Matthew Rutherford played a key role as the Treasury navigated the global financial crisis, the first downgrade of U.S. government securities and a record budget deficit. What lies ahead for him will be much subtler.
“Fear of the unknown” fallout from Europe’s sovereign-debt crisis, similar to the concern at the start of the subprime-mortgage market collapse, is keeping volatility high in financial markets, according to Jim Bianco .
Washington is awash in scandals. The White House is fending off inquiries on three fronts: its response to the terrorist attack on a U.S. diplomatic outpost in Benghazi; the Internal Revenue Service’s scrutiny of conservative groups seeking tax exemptions; and the Justice Department’s broad seizure of Associated Press phone records in a leak probe.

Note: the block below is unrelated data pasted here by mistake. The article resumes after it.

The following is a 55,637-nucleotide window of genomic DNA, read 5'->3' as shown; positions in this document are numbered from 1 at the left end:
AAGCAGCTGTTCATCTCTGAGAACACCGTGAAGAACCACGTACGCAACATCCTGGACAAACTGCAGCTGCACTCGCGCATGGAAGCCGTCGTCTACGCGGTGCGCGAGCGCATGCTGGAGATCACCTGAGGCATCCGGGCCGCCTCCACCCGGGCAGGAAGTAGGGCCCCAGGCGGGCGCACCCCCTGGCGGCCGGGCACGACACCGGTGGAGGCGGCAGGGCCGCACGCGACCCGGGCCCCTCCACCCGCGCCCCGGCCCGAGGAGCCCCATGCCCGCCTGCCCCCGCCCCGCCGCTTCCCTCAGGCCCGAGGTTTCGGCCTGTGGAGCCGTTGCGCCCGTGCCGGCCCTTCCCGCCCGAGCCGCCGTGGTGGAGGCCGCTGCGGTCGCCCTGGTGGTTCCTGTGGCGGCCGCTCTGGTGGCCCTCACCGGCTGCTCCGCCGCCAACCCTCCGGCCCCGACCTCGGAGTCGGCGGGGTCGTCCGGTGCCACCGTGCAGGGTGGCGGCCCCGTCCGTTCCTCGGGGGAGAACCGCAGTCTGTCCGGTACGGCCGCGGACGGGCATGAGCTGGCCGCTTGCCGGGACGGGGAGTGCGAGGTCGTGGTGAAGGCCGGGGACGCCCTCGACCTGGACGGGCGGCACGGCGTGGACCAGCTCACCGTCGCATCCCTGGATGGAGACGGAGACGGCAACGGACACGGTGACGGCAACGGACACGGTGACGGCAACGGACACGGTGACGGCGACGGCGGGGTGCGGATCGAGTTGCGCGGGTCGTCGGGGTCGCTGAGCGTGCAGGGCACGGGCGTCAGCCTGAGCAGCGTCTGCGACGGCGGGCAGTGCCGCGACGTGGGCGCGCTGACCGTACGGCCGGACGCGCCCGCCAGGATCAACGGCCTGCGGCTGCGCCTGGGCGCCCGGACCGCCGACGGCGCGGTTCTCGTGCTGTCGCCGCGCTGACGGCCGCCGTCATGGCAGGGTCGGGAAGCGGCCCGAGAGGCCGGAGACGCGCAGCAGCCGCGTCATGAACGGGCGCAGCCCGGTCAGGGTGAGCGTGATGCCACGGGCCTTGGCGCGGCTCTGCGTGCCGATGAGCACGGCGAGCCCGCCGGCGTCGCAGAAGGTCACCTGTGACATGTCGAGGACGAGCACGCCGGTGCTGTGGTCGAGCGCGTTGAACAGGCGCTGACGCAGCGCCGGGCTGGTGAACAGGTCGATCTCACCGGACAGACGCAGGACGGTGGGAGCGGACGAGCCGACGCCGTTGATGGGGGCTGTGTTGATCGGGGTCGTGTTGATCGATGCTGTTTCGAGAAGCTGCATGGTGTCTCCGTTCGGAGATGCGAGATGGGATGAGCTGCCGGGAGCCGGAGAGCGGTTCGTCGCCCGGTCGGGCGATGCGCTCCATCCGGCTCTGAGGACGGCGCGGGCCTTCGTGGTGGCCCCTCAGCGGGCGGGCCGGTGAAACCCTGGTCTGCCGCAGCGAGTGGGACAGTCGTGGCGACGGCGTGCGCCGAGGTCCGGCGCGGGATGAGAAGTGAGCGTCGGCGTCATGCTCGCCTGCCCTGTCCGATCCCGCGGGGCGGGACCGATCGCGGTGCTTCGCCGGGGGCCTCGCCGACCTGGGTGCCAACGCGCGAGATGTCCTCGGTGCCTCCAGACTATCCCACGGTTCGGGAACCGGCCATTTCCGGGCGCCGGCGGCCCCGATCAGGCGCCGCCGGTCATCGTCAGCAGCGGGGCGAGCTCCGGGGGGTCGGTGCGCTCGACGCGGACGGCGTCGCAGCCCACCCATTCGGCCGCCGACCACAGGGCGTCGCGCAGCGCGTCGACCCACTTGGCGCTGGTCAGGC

The U.S. urged China to reduce currency interventions and let markets play a bigger role in setting the value of the yuan, in a report that declined to name any major trading partner a foreign-exchange manipulator.
Federal Reserve Chairman Ben Bernanke is taking flak from international policy types for his latest foray into quantitative easing. He had to defend his actions to economists and former policy makers at a Jekyll Island, Georgia, conference last week. He even had to submit to a “cease and desist” order from Mama Grizzly Fed Watcher extraordinaire, Sarah Palin .
It depends on where you look. Stocks within 3 percent of all-time highs and gold down 21 percent so far this year suggest there is little stress, while U.S. credit-default swaps tell a different story. They've spiked dramatically in the past several days.
The Federal Reserve announced at the conclusion of today's meeting that it will continue its maturity extension program, known as Operation Twist, through the end of the year. This time it plans to buy $267 billion of notes and bonds with maturities of six to 30 years, and to sell an equivalent amount of short- term bills and notes.